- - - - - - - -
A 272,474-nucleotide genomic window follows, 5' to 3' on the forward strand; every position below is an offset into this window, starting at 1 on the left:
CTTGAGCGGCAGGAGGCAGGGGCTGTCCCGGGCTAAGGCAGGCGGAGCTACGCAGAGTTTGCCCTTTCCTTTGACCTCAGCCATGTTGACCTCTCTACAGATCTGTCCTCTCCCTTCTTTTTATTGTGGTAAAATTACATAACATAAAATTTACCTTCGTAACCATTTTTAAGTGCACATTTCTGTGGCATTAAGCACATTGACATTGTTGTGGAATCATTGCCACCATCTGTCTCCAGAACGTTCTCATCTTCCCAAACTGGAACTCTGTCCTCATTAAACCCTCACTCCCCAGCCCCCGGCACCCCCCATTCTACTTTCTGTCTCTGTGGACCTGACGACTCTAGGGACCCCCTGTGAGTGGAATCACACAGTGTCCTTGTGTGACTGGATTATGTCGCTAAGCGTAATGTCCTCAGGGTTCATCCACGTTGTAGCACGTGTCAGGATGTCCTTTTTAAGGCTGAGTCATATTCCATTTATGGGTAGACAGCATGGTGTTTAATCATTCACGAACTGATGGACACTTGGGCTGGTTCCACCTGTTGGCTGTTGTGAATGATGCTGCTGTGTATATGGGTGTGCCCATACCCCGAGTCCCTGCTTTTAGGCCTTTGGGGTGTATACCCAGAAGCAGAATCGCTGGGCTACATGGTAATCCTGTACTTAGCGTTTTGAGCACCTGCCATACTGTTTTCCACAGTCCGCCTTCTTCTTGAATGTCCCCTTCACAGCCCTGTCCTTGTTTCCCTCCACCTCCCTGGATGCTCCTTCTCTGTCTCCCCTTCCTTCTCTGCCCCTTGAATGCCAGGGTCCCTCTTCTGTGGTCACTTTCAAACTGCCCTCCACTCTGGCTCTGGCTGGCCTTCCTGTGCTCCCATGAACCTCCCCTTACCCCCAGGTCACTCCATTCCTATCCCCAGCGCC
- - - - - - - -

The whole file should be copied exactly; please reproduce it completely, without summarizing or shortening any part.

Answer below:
A 272,474-nucleotide genomic window follows, 5' to 3' on the forward strand; every position below is an offset into this window, starting at 1 on the left:
CTTGAGCGGCAGGAGGCAGGGGCTGTCCCGGGCTAAGGCAGGCGGAGCTACGCAGAGTTTGCCCTTTCCTTTGACCTCAGCCATGTTGACCTCTCTACAGATCTGTCCTCTCCCTTCTTTTTATTGTGGTAAAATTACATAACATAAAATTTACCTTCGTAACCATTTTTAAGTGCACATTTCTGTGGCATTAAGCACATTGACATTGTTGTGGAATCATTGCCACCATCTGTCTCCAGAACGTTCTCATCTTCCCAAACTGGAACTCTGTCCTCATTAAACCCTCACTCCCCAGCCCCCGGCACCCCCCATTCTACTTTCTGTCTCTGTGGACCTGACGACTCTAGGGACCCCCTGTGAGTGGAATCACACAGTGTCCTTGTGTGACTGGATTATGTCGCTAAGCGTAATGTCCTCAGGGTTCATCCACGTTGTAGCACGTGTCAGGATGTCCTTTTTAAGGCTGAGTCATATTCCATTTATGGGTAGACAGCATGGTGTTTAATCATTCACGAACTGATGGACACTTGGGCTGGTTCCACCTGTTGGCTGTTGTGAATGATGCTGCTGTGTATATGGGTGTGCCCATACCCCGAGTCCCTGCTTTTAGGCCTTTGGGGTGTATACCCAGAAGCAGAATCGCTGGGCTACATGGTAATCCTGTACTTAGCGTTTTGAGCACCTGCCATACTGTTTTCCACAGTCCGCCTTCTTCTTGAATGTCCCCTTCACAGCCCTGTCCTTGTTTCCCTCCACCTCCCTGGATGCTCCTTCTCTGTCTCCCCTTCCTTCTCTGCCCCTTGAATGCCAGGGTCCCTCTTCTGTGGTCACTTTCAAACTGCCCTCCACTCTGGCTCTGGCTGGCCTTCCTGTGCTCCCATGAACCTCCCCTTACCCCCAGGTCACTCCATTCCTATCCCCAGCGCC